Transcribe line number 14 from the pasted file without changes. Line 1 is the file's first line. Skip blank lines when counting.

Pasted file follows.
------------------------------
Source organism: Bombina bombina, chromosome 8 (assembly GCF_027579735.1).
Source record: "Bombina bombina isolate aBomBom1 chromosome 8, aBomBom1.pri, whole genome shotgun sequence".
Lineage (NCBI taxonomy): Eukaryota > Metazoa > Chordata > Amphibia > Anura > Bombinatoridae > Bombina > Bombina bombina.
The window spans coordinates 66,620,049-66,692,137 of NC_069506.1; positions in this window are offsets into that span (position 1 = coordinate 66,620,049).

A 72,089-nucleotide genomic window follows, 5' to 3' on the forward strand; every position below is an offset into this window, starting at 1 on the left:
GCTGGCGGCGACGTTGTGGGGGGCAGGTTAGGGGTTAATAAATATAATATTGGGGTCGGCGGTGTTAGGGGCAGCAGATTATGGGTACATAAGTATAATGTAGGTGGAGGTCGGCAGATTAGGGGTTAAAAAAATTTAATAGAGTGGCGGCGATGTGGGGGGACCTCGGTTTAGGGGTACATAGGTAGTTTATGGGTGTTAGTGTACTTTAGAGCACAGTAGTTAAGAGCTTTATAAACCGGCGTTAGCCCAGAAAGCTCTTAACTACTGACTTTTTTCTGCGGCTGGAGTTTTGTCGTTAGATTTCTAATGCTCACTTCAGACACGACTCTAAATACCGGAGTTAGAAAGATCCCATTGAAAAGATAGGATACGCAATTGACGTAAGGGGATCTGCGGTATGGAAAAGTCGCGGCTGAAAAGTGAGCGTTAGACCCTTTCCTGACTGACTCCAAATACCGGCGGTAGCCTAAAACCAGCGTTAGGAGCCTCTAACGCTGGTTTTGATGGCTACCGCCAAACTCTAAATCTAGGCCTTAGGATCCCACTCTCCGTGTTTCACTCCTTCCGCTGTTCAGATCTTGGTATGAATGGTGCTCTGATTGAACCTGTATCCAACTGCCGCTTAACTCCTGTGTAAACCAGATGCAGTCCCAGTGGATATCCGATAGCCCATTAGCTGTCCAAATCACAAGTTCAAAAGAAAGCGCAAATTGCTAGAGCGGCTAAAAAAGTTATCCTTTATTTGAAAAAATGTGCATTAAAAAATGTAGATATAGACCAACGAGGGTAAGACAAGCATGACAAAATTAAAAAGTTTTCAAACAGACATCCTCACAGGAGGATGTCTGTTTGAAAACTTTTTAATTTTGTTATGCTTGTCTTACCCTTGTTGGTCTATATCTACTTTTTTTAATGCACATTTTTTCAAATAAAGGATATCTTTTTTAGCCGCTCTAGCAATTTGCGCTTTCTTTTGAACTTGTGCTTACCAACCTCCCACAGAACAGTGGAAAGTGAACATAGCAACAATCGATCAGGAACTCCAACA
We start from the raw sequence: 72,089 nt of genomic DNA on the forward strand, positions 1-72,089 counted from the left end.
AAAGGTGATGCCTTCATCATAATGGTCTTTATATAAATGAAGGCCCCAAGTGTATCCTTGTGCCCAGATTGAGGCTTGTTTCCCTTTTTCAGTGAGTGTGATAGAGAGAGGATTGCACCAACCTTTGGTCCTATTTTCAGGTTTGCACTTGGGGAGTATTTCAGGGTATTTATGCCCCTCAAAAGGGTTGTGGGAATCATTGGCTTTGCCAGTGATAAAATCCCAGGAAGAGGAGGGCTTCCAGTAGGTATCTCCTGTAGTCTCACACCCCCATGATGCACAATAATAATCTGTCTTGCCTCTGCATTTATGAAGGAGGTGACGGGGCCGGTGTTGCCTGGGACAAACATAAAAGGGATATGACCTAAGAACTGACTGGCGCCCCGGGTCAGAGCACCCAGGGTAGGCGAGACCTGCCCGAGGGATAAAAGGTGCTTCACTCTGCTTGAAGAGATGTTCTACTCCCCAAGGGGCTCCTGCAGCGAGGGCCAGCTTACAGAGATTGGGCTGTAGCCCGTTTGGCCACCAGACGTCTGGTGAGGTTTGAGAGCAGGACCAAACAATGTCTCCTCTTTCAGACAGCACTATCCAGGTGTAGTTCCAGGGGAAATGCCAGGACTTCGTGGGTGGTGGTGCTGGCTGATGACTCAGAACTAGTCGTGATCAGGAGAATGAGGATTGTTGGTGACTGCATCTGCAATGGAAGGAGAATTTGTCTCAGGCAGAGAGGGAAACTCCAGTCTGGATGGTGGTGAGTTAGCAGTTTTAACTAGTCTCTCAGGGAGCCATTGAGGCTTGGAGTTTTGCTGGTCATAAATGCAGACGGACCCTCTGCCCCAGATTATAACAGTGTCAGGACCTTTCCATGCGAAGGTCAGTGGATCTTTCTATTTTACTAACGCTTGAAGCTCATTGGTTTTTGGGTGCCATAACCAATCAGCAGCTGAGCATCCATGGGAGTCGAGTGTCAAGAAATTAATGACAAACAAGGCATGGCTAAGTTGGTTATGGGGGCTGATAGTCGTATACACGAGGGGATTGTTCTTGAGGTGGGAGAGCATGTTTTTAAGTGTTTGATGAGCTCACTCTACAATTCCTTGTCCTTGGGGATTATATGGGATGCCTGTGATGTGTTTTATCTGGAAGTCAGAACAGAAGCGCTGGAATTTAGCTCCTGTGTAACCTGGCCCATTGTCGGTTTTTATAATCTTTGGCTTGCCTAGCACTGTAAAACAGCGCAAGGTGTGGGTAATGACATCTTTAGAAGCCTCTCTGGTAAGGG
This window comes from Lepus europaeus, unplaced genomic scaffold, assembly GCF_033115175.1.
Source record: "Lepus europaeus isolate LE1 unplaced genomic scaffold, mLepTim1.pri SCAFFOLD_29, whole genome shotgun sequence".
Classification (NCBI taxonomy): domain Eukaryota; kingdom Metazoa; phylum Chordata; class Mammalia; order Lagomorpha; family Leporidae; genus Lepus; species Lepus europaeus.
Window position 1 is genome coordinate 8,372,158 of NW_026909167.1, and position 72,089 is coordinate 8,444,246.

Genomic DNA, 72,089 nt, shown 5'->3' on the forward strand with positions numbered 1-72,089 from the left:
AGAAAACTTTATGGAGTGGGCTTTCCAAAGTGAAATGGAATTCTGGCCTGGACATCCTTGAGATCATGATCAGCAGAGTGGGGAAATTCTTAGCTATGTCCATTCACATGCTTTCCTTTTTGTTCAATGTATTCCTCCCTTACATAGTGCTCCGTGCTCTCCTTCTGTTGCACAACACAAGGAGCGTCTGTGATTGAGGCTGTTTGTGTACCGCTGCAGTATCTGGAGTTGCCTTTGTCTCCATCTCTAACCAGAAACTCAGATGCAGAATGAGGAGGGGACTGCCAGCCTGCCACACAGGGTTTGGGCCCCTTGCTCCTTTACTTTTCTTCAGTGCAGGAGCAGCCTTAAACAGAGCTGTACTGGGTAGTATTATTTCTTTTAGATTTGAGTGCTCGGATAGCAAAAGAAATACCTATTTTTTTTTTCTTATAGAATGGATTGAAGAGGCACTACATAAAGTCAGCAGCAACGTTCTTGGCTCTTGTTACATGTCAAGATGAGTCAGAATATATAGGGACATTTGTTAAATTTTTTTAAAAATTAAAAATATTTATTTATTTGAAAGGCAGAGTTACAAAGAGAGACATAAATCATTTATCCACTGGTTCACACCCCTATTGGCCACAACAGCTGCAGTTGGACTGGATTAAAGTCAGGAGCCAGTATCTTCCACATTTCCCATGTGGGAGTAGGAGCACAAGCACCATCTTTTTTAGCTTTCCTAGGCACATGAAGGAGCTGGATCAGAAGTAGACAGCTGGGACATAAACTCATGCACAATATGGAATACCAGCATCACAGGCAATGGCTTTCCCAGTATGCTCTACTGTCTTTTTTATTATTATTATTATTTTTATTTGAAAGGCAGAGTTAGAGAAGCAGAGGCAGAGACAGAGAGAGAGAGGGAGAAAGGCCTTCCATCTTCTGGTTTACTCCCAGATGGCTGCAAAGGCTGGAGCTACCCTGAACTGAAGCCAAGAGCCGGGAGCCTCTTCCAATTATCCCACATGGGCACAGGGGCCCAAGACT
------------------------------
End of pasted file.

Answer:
AGAAAACTTTATGGAGTGGGCTTTCCAAAGTGAAATGGAATTCTGGCCTGGACATCCTTGAGATCATGATCAGCAGAGTGGGGAAATTCTTAGCTATGTCCATTCACATGCTTTCCTTTTTGTTCAATGTATTCCTCCCTTACATAGTGCTCCGTGCTCTCCTTCTGTTGCACAACACAAGGAGCGTCTGTGATTGAGGCTGTTTGTGTACCGCTGCAGTATCTGGAGTTGCCTTTGTCTCCATCTCTAACCAGAAACTCAGATGCAGAATGAGGAGGGGACTGCCAGCCTGCCACACAGGGTTTGGGCCCCTTGCTCCTTTACTTTTCTTCAGTGCAGGAGCAGCCTTAAACAGAGCTGTACTGGGTAGTATTATTTCTTTTAGATTTGAGTGCTCGGATAGCAAAAGAAATACCTATTTTTTTTTTCTTATAGAATGGATTGAAGAGGCACTACATAAAGTCAGCAGCAACGTTCTTGGCTCTTGTTACATGTCAAGATGAGTCAGAATATATAGGGACATTTGTTAAATTTTTTTAAAAATTAAAAATATTTATTTATTTGAAAGGCAGAGTTACAAAGAGAGACATAAATCATTTATCCACTGGTTCACACCCCTATTGGCCACAACAGCTGCAGTTGGACTGGATTAAAGTCAGGAGCCAGTATCTTCCACATTTCCCATGTGGGAGTAGGAGCACAAGCACCATCTTTTTTAGCTTTCCTAGGCACATGAAGGAGCTGGATCAGAAGTAGACAGCTGGGACATAAACTCATGCACAATATGGAATACCAGCATCACAGGCAATGGCTTTCCCAGTATGCTCTACTGTCTTTTTTATTATTATTATTATTTTTATTTGAAAGGCAGAGTTAGAGAAGCAGAGGCAGAGACAGAGAGAGAGAGGGAGAAAGGCCTTCCATCTTCTGGTTTACTCCCAGATGGCTGCAAAGGCTGGAGCTACCCTGAACTGAAGCCAAGAGCCGGGAGCCTCTTCCAATTATCCCACATGGGCACAGGGGCCCAAGACT